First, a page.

WESLEY CHAPEL — New home construction in central Pasco has helped fuel the first significant growth in the county’s tax roll in six years, according to Property Appraiser Mike Wells.
Wells released preliminary estimates showing the county’s tax roll grew last year by $727 million — a 4-percent increase. Property values in 2012 rose by about $50 million, which translated to a zero growth rate.
“The economic engine for the county is the new residential construction around Wiregrass and Land O’ Lakes,” Wells said. “These are not modest homes.”
This week Wells toured new housing developments at Long Lake Ranch and Estancia at Wiregrass, where Standard Pacific’s lowest-priced house starts at $244,000 and other models are priced at more than $500,000.
“It’s amazing,” he said. “If you turn off of Bruce B. Downs (Boulevard), there’s a roundabout with a fountain that had to have cost hundreds of thousands of dollars. In my view, it’s being done properly — that’s where people want to live.”
New construction accounted for $367 million — slightly more than half of the overall increase. “It’s not bad,” Wells said. “When things were really cooking here, we were getting $1 billion a year in new construction.”
Pasco is trending in that direction again, Wells noted, as major commercial projects like the Wal-Mart supercenter in Wesley Chapel, Bonterra Parc and multifamily projects in Trinity come on the tax rolls. But what may be even more encouraging is that half of the increase countywide was a result of existing properties either stabilizing or increasing in value. Port Richey, New Port Richey and Zephyrhills — which all lost taxable value last year — will see either a zero growth or a slight increase in their 2013 numbers.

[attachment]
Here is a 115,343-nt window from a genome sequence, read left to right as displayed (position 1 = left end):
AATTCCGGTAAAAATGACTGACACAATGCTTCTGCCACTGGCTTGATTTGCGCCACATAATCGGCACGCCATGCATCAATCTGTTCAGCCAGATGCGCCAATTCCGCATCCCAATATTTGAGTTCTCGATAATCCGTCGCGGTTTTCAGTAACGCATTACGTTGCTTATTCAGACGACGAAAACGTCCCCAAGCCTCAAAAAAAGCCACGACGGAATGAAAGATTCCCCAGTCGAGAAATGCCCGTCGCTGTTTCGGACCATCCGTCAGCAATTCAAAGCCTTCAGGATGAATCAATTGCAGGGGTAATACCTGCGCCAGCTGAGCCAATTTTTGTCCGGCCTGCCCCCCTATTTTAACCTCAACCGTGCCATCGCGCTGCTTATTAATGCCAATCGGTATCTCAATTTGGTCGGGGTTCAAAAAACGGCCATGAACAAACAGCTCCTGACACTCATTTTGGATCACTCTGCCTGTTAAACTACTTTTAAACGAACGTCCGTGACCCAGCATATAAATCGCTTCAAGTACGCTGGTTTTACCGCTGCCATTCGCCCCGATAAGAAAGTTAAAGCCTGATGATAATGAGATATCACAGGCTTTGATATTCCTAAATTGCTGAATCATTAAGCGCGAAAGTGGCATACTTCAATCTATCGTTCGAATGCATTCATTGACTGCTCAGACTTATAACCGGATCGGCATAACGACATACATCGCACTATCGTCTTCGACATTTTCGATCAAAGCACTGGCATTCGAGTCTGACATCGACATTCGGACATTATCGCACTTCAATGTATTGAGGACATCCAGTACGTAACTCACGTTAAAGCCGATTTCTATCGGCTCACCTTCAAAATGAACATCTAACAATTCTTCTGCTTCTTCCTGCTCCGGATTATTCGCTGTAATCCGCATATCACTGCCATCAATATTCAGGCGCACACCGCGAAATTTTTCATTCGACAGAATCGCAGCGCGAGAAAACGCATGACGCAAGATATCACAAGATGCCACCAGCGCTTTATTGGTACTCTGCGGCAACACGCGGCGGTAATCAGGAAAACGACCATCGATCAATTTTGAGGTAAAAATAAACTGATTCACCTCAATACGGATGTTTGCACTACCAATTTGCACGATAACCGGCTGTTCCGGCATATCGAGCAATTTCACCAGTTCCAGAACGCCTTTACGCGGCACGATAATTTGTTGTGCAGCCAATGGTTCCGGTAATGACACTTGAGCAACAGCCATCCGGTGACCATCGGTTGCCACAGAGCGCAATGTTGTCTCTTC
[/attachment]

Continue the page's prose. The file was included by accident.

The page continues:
In contrast, Dade City’s tax base is expected to drop by about $2 million — it’s first decline since 2011.
St. Leo will lose 72 percent of its taxable value as a result of the Lake Jovita de-annexation.
Pasco Commission Chairman Jack Mariano said the tax roll estimate was a bit of welcome news as the county begins working on its 2015 budget.
“We’re bouncing back a bit slower than others, but it’s nice to see things moving in the right direction,” said Mariano, who added that he hopes to be able to increase funding in next year’s budget for parks, libraries and code enforcement.